What's the Deal with Monoclonal Antibodies?

Updated: Sep 28, 2020

Drumming our fingers waiting for a COVID vaccine feels like waiting for Christmas - it feels soooo long away. Fortunately, research is underway on several alternative treatment therapies for COVID, including monoclonal antibodies. If you’re like me, you've heard the term but aren’t quite sure what they are or how they work.

I mistakenly believed that they were given to hospitalized patients with severe cases of COVID. Boy was I wrong - and I'm glad I was.

In a nutshell, monoclonal antibodies (mAbs) are human-made proteins made from living cells that latch onto other proteins that drive disease. Antibodies are produced naturally by your body and help the immune system recognize germs that cause diseases, such as bacteria and viruses, and mark them for destruction. Like your body’s own antibodies, monoclonal antibodies recognize specific targets.

Monoclonal antibodies were used in the treatment of Ebola and various cancers and autoimmune disorders. These safe therapies are now being studied for use in early diagnosis of COVID to prevent disease progression.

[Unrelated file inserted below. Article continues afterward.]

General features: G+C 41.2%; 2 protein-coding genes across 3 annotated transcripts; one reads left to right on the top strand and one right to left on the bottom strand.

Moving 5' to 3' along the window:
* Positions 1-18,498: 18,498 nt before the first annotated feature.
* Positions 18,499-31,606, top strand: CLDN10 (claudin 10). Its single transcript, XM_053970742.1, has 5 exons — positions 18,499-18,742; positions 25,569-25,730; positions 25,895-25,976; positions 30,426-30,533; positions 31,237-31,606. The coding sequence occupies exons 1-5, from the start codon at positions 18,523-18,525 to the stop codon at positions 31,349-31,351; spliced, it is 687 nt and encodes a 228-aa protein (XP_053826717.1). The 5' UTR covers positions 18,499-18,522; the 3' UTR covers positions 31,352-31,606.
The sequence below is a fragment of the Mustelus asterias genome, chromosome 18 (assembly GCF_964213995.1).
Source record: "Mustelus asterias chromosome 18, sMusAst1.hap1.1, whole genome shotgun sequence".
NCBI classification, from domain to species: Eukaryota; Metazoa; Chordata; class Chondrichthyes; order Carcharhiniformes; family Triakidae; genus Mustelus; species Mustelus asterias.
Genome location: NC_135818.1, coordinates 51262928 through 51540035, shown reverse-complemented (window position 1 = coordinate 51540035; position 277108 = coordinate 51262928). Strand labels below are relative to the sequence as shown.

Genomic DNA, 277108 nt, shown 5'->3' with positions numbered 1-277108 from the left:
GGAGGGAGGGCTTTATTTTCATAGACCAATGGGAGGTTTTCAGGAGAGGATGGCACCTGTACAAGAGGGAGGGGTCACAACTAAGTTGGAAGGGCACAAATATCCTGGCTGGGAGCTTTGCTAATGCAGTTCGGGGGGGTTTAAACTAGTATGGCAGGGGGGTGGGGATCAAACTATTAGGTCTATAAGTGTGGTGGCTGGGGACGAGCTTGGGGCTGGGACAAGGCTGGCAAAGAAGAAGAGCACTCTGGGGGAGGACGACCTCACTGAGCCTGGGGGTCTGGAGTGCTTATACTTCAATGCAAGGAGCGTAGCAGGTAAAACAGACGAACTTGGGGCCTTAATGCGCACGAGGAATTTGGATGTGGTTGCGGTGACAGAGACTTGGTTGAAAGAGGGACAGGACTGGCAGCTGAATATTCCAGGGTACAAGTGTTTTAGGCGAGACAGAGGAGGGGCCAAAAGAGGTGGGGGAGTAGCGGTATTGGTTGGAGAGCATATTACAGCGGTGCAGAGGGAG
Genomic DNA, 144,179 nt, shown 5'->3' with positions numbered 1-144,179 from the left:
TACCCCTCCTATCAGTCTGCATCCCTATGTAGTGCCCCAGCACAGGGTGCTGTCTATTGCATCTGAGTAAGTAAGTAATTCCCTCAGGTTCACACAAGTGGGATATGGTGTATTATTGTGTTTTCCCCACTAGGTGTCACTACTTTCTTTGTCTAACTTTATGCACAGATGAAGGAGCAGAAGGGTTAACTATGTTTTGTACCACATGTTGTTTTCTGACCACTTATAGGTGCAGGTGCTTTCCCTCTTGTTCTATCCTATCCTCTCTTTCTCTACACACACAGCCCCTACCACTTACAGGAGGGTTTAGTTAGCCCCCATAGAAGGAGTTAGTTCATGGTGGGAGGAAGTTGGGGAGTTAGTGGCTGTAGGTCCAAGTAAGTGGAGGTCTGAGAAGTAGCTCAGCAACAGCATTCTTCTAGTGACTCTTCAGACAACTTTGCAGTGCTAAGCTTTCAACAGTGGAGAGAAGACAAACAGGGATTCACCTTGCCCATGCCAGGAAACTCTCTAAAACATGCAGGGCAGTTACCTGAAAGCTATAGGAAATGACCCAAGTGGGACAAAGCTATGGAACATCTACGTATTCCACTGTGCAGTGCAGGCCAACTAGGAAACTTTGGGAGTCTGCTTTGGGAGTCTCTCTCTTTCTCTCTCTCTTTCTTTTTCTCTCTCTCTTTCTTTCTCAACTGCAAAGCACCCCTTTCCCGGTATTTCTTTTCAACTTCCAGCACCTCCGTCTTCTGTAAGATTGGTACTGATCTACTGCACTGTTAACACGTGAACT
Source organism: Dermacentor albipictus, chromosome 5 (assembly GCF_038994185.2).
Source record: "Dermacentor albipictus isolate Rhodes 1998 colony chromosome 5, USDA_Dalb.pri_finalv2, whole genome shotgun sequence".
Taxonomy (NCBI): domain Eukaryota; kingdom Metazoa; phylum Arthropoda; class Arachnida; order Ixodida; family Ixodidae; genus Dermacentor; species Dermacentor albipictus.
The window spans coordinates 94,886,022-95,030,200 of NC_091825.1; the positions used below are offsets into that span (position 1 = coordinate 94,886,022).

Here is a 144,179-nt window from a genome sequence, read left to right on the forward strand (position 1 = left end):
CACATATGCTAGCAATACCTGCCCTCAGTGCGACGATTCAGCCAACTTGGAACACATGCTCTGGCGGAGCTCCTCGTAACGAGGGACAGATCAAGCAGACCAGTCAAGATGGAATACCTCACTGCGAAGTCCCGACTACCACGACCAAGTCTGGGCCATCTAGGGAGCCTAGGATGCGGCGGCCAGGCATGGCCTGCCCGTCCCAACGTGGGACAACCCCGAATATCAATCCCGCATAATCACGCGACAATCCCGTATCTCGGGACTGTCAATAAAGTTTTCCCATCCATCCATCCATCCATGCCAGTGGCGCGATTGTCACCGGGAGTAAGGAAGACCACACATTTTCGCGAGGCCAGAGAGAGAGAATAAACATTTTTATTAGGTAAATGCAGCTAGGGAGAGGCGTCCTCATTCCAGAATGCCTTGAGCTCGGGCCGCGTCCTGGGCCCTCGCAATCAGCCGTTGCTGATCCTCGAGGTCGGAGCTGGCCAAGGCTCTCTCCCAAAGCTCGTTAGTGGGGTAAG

With potential vaccines still several months away, monoclonal antibody drugs are one option to fill the gap until vaccines are widely available. Ten pharmaceutical companies are in Phase III trials with promising versions of a drug that is either injected intravenously (not ideal) or with a short needle (excellent!). They work soon after someone is infected and is only feeling mildly ill to stop the virus before someone would require hospitalization.

Researchers are analyzing who would initially receive the drug, but it will likely first be given to nursing home residents and those who treat them, or to a household member who tested positive for the virus. They feel similar to Tamiflu - one person in your house gets the flu, everyone gets Tamiflu!

Researchers are predicting these drugs will potentially be available in October. You can bet I’m going to follow these studies closely. Stay tuned.